WASHINGTON, DC — U.S. Secretary of State Antony Blinken urged Azerbaijan to stop military operations along its border with Armenia when he spoke with Azerbaijani President Ilham Aliyev hours after the outbreak of fierce fighting there early on Tuesday.
Blinken also had a phone call with Armenian Prime Minister Nikol Pashinyan before issuing a statement that called for an immediate end to the hostilities involving artillery and combat drones.
“Secretary Blinken urged President Aliyev to cease hostilities and stressed that the United States would push for an immediate halt to fighting and a peace settlement between Armenia and Azerbaijan,” said Ned Price, the U.S. State Department spokesman.
By contrast, Blinken was reported to have “stressed the need for disengagement of military forces” during the call with Pashinyan. The latter has repeatedly advocated mutual troop withdrawals since May 2021.
Blinken mentioned “shelling in Armenia” during both conversations, a further indication that Washington holds Baku primarily responsible for the escalation that left at least 100 Armenian and Azerbaijani soldiers dead. He similarly singled out “reported strikes against settlements and civilian infrastructure inside Armenia” in a statement issued after the calls.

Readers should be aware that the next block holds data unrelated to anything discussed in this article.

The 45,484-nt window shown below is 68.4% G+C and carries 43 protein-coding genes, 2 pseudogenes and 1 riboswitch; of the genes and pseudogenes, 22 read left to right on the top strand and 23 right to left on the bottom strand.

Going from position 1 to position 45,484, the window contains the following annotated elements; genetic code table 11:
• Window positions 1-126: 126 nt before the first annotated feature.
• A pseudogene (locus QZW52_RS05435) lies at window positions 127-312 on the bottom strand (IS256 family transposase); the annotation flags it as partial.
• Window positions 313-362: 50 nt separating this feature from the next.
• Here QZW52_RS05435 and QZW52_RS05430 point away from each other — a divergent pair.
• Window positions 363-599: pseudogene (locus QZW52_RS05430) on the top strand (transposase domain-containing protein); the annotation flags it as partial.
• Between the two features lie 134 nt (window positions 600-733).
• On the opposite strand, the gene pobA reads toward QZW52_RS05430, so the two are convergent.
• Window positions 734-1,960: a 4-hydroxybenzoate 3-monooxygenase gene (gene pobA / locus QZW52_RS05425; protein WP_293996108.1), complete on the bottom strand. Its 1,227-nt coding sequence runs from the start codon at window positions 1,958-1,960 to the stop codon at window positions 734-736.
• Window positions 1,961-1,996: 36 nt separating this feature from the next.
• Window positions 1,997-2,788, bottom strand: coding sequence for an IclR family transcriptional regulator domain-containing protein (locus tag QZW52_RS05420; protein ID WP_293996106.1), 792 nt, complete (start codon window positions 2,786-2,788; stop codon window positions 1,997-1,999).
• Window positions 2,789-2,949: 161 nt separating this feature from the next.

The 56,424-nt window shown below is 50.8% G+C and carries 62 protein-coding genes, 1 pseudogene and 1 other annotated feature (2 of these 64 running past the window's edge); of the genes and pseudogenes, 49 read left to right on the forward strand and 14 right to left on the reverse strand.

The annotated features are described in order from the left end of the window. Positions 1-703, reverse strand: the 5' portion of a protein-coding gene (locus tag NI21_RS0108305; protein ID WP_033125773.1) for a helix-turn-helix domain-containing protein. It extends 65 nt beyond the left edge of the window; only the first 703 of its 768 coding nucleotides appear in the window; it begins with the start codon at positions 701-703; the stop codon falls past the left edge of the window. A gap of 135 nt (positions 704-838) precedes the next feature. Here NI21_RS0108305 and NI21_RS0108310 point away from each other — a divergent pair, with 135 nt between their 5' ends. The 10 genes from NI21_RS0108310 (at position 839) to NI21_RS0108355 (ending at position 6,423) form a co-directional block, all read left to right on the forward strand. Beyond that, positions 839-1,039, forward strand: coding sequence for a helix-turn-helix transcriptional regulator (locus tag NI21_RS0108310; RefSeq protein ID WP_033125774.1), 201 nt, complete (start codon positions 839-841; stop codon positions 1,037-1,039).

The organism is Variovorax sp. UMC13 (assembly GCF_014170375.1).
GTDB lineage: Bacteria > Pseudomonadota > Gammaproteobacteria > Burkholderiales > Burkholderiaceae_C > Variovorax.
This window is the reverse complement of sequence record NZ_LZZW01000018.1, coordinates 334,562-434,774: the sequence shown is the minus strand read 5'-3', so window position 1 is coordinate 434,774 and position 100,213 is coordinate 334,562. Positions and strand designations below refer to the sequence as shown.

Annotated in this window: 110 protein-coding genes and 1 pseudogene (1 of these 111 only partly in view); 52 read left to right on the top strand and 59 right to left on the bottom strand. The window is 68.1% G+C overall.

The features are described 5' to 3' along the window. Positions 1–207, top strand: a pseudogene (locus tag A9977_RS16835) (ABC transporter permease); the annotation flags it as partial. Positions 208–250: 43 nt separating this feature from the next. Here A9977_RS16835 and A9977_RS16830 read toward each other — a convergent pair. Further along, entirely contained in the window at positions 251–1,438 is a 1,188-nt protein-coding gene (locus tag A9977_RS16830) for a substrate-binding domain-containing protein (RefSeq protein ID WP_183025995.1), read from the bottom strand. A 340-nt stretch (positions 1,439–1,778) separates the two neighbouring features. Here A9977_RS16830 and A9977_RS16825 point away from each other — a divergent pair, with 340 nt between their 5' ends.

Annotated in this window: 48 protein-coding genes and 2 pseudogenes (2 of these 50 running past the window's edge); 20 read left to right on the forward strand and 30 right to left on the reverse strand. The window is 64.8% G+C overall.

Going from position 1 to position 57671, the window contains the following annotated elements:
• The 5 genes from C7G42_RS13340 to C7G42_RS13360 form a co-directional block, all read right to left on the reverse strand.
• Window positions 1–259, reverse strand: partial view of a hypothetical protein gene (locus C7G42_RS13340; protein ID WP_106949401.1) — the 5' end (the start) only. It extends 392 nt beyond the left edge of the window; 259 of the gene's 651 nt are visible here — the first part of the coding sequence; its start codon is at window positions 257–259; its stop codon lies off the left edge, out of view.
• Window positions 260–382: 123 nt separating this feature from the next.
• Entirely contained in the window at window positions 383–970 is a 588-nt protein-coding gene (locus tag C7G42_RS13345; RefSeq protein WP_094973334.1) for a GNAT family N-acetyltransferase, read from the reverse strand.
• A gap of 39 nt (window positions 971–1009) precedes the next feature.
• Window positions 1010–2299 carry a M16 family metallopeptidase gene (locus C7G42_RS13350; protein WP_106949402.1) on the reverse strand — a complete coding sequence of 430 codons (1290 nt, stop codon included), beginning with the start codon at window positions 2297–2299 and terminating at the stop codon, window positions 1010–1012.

“I’ll be in close touch with [Aliyev and Pashinyan] going forward, and my hope is that we can move this from conflict back to the negotiating table and back to trying to build a peace,” Blinken told reporters later on Tuesday.
The top U.S. diplomat also expressed hope that Russia will “use its own influence” on Armenia and Azerbaijan to “calm the waters” and “end the violence” in the conflict zone.
Russia brokered overnight a ceasefire agreement which was due to take effect in the morning. However, fighting at various sections of the Armenian-Azerbaijani border continued in the following hours, with each side accusing the other of not complying with the deal.
Still, the Armenian Defense Ministry said that the intensity of the hostilities “eased considerably” by 9 p.m. local time.